In a scheduled press conference, Health Canada had this to say:
In response to the Federal Court of Canada’s decision in Allard vs. Canada, Health Canada is announcing today the access to cannabis for medical purposes regulations. These regulations will come into force August 24, 2016.
Under these new regulations [patients] will be able to produce a limited amount of cannabis for their own medical purposes, or they will be able to designate someone to produce it for them.
These new regulations expand upon the existing system that forces Canadians to select one of 34 producers across the country to supply their medication.
Patients who prefer to grow their own will need to get permission from their prescribing doctor and register their intent to grow with Health Canada.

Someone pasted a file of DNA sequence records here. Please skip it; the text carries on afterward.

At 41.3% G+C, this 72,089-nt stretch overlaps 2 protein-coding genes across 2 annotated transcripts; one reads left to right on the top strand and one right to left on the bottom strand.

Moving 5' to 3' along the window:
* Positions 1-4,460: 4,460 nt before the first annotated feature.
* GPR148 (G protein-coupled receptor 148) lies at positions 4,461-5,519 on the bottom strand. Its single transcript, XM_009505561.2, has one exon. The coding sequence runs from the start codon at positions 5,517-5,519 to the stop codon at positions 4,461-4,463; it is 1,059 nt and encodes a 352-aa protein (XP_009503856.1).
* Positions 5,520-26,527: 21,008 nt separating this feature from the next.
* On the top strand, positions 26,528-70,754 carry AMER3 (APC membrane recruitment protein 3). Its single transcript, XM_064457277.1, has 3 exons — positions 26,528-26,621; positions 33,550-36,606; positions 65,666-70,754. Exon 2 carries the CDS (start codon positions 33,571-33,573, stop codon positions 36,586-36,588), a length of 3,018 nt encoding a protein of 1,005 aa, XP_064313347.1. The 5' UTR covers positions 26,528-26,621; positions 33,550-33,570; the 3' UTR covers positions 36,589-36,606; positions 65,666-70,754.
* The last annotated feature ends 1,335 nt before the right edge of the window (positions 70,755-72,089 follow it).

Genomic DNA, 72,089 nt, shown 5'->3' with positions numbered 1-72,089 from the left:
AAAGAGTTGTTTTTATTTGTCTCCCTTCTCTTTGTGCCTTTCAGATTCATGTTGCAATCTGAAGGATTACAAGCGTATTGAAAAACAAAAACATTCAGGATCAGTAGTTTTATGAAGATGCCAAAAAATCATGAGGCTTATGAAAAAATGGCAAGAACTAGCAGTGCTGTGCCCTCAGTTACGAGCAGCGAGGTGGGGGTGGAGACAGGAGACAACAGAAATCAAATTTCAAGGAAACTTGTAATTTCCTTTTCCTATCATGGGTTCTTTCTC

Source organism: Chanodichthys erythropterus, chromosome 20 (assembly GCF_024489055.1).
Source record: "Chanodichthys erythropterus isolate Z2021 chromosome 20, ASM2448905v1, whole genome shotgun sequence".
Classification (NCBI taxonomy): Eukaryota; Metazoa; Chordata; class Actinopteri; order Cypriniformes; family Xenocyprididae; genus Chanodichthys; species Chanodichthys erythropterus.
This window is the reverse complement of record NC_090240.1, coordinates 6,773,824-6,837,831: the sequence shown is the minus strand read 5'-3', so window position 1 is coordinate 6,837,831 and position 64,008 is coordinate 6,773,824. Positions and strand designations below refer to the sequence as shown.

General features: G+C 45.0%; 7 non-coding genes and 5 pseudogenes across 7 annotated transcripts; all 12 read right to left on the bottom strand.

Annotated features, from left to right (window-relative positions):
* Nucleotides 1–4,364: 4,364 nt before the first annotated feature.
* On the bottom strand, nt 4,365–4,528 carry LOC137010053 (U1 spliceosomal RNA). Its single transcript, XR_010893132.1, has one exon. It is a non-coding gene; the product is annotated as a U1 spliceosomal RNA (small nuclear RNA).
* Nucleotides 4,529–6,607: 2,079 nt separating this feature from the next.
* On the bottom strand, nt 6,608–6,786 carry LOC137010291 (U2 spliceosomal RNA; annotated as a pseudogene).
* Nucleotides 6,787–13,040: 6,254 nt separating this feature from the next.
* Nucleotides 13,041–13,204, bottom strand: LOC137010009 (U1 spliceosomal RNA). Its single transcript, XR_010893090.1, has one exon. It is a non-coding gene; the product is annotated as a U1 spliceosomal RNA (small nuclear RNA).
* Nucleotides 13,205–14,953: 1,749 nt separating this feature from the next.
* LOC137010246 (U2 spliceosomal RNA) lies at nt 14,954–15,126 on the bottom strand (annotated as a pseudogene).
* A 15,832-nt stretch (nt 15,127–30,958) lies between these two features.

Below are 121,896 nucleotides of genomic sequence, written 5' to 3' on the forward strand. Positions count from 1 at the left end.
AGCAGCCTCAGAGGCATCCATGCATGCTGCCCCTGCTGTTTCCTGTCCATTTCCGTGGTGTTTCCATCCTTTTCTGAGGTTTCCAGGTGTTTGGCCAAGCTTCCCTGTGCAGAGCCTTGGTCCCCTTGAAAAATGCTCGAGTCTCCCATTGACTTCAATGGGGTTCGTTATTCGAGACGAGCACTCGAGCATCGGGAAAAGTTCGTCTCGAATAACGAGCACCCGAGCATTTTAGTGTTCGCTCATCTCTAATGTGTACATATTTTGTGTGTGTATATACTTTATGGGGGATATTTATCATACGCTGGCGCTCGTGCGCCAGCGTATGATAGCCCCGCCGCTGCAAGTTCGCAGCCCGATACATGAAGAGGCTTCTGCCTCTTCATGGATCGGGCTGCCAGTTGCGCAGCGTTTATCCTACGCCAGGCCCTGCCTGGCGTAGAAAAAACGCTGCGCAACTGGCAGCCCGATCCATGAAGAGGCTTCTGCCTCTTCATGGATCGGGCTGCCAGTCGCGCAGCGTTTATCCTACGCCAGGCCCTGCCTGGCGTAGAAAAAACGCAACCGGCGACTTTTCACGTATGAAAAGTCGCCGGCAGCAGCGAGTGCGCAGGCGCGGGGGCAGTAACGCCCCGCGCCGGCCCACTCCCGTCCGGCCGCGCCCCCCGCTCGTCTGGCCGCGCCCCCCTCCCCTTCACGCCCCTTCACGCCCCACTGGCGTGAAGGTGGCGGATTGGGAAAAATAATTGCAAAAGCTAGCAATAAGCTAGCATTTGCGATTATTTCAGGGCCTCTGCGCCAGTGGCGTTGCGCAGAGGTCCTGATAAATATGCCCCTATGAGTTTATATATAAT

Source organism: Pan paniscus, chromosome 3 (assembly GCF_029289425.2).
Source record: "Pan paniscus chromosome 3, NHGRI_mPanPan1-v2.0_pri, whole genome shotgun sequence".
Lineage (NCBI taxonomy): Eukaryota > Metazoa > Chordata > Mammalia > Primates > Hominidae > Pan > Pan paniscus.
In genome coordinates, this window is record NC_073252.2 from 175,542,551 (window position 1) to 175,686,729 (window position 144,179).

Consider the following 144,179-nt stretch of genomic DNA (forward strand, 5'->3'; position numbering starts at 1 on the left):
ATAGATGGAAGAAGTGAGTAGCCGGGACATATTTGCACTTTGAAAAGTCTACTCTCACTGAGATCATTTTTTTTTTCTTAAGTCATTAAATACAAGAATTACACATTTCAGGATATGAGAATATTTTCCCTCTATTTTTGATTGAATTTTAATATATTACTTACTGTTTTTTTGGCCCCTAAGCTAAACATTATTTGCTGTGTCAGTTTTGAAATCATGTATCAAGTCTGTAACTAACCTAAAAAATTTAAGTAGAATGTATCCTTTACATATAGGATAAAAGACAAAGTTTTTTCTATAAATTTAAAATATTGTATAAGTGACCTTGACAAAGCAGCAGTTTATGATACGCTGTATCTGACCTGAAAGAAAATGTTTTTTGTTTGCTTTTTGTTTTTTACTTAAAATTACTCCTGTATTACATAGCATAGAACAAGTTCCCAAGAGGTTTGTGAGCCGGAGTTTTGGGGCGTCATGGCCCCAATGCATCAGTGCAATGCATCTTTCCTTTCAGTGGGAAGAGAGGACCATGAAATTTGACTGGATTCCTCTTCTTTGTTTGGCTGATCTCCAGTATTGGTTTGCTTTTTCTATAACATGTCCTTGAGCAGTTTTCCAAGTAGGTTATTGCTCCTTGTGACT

The federal government will be working with the provincial governments to determine how much each patient will be allowed to cultivate, which could differ from province to province.
Health Canada did say they are “committed to studying other models” of marijuana distribution so patients can have access, but they stopped short of endorsing any dispensary scenario for now. In that respect, Health Canada is regurgitating what the feds have already stated — let local law enforcement enforce the “laws.”
An interesting and rather cryptic message, Health Canada revealed that they are exploring other models such as pharmacy distribution. It’s no secret that Canada’s largest pharmacy chain, Shoppers Drug Mart, has been publicly and privately lobbying the government to be the retail option of choice.
The final part of today’s announcement was to let Canadians know that this is a temporary solution and shouldn’t be interpreted as the long-term plan for both medical and recreational marijuana in Canada. That announcement will still come next spring according to schedule.